BRUSSELS, Jan. 31 (UPI) -- The European Union and the Netherlands are on a confrontation course with Iran over the hanging of a Dutch-Iranian woman for drug trafficking.
Catherine Ashton, the European Union's top foreign policy official, condemned Iran's execution of 46-year-old Zahra Bahrami and deplored that officials in Tehran failed to grant her a "fair and transparent judicial process," Ashton's spokeswoman Maja Kocijancic said Monday in Brussels.
Ashton wants Iran to "halt all pending executions immediately," Kocijancic said.
"The issue of human rights in Iran … will in the future be also a special point on the agenda of the EU foreign affairs council," the spokeswoman added, suggesting that the worsening human rights situation in the Islamic Republic could turn into another contentious issue with Iran, which has been at odds with the West over its nuclear program.
The comments come on the heels of a Dutch decision to freeze contacts with Tehran over the execution of Bahrami, an Iranian-born Dutch citizen.
Dutch Foreign Minister Uri Rosenthal denounced Saturday's hanging as an act committed by "a barbaric regime."
Tehran reacted Sunday by summoning Cees Kole, the Dutch ambassador in Tehran, urging him to relay the message not to interfere with Iran's internal affairs.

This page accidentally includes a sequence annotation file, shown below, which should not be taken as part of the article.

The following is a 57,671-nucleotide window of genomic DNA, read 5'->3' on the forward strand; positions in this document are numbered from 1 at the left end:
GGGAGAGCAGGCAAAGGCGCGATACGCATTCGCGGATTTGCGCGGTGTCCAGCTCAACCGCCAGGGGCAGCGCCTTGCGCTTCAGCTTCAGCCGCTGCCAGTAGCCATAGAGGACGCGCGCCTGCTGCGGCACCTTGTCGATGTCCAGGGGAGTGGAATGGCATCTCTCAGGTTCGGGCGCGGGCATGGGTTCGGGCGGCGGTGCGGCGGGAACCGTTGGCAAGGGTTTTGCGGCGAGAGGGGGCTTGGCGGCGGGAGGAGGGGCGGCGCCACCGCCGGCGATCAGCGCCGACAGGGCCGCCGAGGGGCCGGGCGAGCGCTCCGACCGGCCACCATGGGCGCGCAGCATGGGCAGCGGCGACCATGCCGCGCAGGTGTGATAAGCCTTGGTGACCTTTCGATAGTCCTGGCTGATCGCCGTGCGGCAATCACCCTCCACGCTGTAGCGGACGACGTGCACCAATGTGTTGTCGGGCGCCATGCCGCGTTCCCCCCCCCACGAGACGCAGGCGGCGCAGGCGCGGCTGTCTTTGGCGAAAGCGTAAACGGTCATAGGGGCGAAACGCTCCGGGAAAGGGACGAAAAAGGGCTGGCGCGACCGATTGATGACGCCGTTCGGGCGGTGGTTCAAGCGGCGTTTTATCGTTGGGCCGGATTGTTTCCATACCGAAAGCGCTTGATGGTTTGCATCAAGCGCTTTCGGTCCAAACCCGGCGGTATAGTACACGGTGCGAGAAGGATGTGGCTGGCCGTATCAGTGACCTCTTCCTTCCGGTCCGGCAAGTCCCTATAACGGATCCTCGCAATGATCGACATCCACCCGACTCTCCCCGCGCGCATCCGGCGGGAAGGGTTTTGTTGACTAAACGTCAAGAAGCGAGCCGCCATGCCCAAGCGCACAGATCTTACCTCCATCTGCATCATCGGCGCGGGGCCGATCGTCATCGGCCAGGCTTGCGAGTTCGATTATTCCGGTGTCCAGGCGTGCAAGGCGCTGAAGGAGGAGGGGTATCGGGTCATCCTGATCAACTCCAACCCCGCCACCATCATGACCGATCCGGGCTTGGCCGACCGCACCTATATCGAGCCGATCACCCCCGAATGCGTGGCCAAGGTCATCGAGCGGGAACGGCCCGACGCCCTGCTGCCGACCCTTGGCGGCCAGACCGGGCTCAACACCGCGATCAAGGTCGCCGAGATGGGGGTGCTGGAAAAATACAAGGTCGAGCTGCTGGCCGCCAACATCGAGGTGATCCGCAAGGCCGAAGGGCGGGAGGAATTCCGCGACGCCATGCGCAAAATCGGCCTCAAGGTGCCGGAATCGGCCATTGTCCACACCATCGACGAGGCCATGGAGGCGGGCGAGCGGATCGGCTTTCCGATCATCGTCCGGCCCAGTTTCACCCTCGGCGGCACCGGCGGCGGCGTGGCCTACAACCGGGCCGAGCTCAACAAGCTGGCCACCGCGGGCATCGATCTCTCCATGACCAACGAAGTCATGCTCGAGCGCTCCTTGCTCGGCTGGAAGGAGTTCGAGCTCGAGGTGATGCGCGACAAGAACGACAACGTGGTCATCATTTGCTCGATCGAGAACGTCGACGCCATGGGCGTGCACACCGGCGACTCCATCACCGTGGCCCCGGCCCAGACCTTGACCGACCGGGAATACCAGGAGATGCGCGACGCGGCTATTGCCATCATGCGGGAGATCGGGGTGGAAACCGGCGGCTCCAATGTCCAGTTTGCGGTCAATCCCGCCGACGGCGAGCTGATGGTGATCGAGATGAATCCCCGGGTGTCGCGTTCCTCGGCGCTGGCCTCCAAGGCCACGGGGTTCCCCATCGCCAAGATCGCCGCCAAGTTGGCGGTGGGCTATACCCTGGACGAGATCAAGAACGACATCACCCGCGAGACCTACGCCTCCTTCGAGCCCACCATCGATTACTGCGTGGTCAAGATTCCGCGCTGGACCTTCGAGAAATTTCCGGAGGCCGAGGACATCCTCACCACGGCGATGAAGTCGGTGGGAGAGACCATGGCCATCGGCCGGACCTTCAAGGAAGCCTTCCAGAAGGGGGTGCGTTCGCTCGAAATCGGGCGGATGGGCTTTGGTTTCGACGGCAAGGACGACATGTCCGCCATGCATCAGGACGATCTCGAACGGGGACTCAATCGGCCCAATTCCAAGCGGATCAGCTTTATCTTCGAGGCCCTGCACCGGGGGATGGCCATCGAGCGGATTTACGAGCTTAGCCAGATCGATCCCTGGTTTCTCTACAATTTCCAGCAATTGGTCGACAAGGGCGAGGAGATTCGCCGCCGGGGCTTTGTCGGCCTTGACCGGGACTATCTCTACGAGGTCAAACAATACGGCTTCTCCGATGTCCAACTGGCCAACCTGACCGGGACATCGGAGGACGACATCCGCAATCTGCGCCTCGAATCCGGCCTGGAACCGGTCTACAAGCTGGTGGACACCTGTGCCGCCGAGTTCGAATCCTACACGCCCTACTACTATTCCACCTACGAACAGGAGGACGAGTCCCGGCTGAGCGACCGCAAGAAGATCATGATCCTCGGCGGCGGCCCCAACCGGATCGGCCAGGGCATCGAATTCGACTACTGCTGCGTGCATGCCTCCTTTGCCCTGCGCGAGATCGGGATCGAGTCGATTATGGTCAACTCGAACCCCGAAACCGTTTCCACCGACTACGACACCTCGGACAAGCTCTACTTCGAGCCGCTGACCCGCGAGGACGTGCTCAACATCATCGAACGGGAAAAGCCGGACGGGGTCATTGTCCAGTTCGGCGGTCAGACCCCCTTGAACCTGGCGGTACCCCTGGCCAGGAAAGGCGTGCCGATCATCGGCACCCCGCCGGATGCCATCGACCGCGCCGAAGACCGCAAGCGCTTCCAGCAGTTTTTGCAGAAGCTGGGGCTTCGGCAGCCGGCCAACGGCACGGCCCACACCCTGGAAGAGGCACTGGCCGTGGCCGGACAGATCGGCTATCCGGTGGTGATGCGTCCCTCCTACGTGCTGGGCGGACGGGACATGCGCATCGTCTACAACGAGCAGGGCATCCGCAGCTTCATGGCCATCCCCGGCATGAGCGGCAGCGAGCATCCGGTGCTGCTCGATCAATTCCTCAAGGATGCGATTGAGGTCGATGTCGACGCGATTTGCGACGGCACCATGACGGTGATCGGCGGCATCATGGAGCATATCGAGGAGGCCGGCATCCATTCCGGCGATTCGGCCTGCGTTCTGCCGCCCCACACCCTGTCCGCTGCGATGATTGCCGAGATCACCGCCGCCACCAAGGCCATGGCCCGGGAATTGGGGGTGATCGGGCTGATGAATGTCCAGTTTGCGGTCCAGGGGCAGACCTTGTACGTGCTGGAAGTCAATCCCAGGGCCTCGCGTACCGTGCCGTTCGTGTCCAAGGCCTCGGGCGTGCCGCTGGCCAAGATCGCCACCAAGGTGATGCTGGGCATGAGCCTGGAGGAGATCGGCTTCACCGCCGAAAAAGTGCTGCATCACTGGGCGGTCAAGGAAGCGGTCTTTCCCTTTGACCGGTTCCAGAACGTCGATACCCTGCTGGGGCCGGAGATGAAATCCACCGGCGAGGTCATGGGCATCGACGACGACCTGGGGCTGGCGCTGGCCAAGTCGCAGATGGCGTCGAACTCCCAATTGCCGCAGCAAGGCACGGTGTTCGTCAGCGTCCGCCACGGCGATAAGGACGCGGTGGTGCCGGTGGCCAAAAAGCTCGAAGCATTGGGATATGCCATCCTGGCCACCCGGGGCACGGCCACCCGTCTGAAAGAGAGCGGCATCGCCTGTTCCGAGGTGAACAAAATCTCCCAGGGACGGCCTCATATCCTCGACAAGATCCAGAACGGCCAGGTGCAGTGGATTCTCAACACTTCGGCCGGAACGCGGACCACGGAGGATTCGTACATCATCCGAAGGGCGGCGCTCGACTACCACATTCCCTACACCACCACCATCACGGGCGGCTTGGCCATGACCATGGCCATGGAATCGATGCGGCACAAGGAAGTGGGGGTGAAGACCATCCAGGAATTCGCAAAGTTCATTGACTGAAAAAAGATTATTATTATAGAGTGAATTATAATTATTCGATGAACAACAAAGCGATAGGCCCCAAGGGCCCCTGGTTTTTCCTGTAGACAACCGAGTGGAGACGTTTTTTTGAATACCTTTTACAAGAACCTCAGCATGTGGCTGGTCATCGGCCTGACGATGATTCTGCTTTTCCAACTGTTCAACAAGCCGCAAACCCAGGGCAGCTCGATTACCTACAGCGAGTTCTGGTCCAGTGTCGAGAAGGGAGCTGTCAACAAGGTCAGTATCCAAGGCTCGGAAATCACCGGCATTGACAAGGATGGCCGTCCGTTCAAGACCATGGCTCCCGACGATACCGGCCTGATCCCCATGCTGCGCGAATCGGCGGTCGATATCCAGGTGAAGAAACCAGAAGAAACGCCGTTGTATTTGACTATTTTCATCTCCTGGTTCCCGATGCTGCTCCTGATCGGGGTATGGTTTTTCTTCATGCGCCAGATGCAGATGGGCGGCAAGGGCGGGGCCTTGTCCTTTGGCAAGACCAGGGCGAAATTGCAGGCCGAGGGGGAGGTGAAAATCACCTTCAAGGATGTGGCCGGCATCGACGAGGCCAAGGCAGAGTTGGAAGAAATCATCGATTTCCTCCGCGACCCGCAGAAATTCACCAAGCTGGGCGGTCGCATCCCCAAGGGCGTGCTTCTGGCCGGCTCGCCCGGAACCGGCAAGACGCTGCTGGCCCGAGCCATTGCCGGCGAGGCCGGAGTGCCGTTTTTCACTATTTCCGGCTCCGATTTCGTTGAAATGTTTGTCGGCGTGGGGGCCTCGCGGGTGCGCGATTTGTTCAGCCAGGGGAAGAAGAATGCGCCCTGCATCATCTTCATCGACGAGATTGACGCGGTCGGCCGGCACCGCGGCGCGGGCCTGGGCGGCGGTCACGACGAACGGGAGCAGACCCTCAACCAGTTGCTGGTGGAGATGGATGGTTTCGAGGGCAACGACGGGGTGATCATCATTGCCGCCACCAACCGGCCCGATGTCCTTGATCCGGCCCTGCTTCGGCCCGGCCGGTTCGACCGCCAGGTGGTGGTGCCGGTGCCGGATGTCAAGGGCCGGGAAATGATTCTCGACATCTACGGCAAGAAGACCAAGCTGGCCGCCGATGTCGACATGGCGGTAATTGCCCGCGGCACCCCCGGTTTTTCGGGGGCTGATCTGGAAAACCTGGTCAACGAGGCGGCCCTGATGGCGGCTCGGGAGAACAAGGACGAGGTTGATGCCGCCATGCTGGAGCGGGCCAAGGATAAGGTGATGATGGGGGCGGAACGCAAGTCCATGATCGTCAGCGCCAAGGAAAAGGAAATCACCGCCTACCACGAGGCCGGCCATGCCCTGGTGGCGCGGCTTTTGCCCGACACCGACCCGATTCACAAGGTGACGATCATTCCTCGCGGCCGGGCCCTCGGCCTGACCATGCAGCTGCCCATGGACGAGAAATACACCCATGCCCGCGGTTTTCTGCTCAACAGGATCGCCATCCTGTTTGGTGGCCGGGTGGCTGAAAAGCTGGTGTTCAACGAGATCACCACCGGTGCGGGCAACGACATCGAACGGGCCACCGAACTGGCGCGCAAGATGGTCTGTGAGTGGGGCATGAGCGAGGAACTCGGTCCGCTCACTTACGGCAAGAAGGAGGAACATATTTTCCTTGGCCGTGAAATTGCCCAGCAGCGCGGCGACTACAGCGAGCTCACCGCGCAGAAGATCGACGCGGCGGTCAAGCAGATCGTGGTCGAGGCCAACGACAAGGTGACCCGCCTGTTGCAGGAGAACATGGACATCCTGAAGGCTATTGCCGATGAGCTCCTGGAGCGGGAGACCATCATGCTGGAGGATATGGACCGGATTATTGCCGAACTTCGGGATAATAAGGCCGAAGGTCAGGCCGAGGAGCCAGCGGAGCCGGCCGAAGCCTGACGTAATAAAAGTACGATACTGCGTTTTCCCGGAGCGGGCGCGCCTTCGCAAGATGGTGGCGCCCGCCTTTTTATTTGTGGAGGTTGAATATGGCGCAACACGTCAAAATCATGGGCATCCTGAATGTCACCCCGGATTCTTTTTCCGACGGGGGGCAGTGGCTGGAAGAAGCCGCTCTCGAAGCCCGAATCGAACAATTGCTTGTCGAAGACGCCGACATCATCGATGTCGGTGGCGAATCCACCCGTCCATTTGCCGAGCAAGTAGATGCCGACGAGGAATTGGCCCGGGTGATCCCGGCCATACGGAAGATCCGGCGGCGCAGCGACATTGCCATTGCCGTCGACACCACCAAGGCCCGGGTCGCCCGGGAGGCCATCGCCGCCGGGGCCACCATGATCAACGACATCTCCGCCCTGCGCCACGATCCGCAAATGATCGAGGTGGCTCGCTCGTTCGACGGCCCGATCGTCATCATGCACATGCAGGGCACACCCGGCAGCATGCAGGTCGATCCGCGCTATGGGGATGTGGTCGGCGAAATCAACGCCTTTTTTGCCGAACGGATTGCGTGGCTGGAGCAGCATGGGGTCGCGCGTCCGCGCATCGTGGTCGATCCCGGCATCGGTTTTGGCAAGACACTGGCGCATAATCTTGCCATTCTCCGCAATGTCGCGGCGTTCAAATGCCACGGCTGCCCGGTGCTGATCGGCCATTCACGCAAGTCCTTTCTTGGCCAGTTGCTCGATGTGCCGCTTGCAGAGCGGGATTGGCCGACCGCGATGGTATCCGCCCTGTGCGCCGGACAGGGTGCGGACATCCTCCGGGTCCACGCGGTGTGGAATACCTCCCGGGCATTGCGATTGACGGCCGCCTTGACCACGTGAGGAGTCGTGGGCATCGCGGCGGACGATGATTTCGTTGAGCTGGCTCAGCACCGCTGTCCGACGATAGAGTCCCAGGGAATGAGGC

Bahrami was reportedly arrested in December 2009 after joining anti-government protests during a visit to Iran. She was charged of drug trafficking. The Iranian prosecutor's office said Bahrami was a member of an international drug ring, adding that a search of her house uncovered 450 grams of cocaine and 420 grams of opium, Iran's official Farsi news agency reports.
In an interview with the International Campaign for Human Rights in Iran, Bahrami's daughter said her mother told her she was forced to confess to the drug charges after her arrest.
On Friday, Iranian diplomats had told their Dutch colleagues that not all legal avenues had run their course and that there was hope for the death penalty wouldn't be enforced. RIA Novosti reports that not even Bahrami's lawyer knew that she would be hanged a day later.
"I am shocked. I was absolutely not informed about this," said attorney Jinoos Sharif Razi. "They should have informed her lawyer of the execution but I had no idea. I don't know what to say, just that I am shocked."
The Netherlands had tried to get consular access to the woman but Iranian authorities, who don't recognize dual citizenship, denied that. The Dutch Foreign Ministry has since advised Iranians with a Dutch-issued passport not to travel to Iran.
The wave of executions in Iran -- more than 70 prisoners have been put to death since the beginning of this year, Amnesty International reports -- has alarmed Western politicians and human rights groups.